The program has been purpose-built for only the ACT Government’s needs. Some of the surveys relate to building standards common across Australian jurisdictions, which could be replicated. Others are specific to ACT legislation, guidelines and code of practice.

Does the tool gather data from other systems?

The tool is populated with data from the ACT Government’s building approval data records, which is contained in another government system.

It sources relevant information from that system to automatically prepopulate a range of fields outlining important information about the project, the type of work and relevant licensees, thus minimising human error and reducing search time. The program is also linked to other systems, including ACTmapi and the licensing database, and captures ABN details from ASIC portals. It also links to a range of standards and regulations, including the online Building Code of Australia.

Who uses the tool?

It has been designed for use by ACT Government building inspectors and regulatory officers. At this stage it has not been configured for external use — the data it collects includes information generally protected by privacy laws. As well as its use by the regulator to identify areas in which to focus targeted industry audits and information releases, the outputs will also be used by building policy officers for evaluation and development of policy and regulation.

What sort of feedback have you had?

ACT Government building inspectors have provided positive feedback on the new program, which is accessible both out on construction sites through iPads and within the office on laptops, iPads and desktop computers, for desktop audits. After receiving training on the use of the audit tool, they have found it both easy and efficient to use.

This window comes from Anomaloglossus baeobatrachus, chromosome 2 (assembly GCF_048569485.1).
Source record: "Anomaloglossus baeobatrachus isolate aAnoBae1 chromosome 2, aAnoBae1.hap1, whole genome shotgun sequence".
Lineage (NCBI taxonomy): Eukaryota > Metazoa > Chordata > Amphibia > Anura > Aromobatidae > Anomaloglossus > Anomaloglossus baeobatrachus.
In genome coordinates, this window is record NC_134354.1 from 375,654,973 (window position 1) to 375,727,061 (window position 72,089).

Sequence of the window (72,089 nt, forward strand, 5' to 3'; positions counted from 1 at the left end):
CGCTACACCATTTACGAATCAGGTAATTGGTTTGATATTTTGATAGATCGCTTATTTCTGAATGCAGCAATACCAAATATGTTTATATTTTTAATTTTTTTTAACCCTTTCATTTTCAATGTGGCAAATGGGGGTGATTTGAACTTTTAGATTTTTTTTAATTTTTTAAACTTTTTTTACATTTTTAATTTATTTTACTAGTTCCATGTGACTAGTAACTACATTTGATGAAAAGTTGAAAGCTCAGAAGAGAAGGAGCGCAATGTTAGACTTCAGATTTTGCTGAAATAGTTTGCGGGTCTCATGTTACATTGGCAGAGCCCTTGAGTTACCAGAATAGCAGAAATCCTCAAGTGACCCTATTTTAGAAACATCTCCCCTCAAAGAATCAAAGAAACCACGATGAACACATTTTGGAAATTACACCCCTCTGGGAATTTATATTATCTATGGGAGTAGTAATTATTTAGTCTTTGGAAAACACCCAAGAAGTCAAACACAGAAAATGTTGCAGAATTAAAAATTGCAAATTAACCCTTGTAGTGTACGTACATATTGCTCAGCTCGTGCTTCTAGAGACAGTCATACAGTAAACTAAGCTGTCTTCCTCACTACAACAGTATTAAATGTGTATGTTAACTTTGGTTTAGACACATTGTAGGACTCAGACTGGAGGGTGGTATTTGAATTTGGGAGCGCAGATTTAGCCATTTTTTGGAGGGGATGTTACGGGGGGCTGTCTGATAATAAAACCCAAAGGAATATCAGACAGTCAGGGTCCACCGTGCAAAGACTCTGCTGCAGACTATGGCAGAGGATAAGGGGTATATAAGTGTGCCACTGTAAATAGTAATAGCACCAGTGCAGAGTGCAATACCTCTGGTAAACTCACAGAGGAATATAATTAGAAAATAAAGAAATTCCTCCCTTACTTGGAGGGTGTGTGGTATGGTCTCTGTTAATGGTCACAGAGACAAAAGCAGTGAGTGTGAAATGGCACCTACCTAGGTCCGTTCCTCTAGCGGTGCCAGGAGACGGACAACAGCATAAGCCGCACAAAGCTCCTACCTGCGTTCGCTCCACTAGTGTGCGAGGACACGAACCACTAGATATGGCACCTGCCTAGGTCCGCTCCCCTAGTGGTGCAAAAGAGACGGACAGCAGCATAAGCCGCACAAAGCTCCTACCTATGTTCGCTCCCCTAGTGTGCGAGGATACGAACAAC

What sort of savings in time, money, effort does it provide?

Prior to introducing the audit program, many processes had to be carried out by building inspectors for each project, including sourcing information and building approval data, identifying the relevant version of the building standards, and inputting all data into report formats.

The new program enables quick access to this information, removing potential for human error in data collection, reducing search costs and enabling detailed analysis without manually extracting data from individual inspection reports. It is expected this will make audit and inspection processes more time efficient, enabling a greater number of audits to be conducted in a period than previously.

Are there any plans for expanding the tool?

The second phase of the audit program was introduced on 1 July 2020 as an extension to the original tool. This new phase incorporates additional versions of building standards applying to new projects, relevant regulations, as well as new guidelines and code of practice developed under the reform program.

The way the program was designed allows us to add in additional content if required, and we see its potential for expansion into other areas of regulation applying to the building and construction industry.

How important was the collaboration with Esri?

It’s been great to work with Esri to push the bounds and find out what Survey123 is capable of. We weren’t sure at the beginning if the tool could be developed as we’d envisioned, so it’s been rewarding for all involved to see this project come to fruition.

Taken from govtechreview.com.au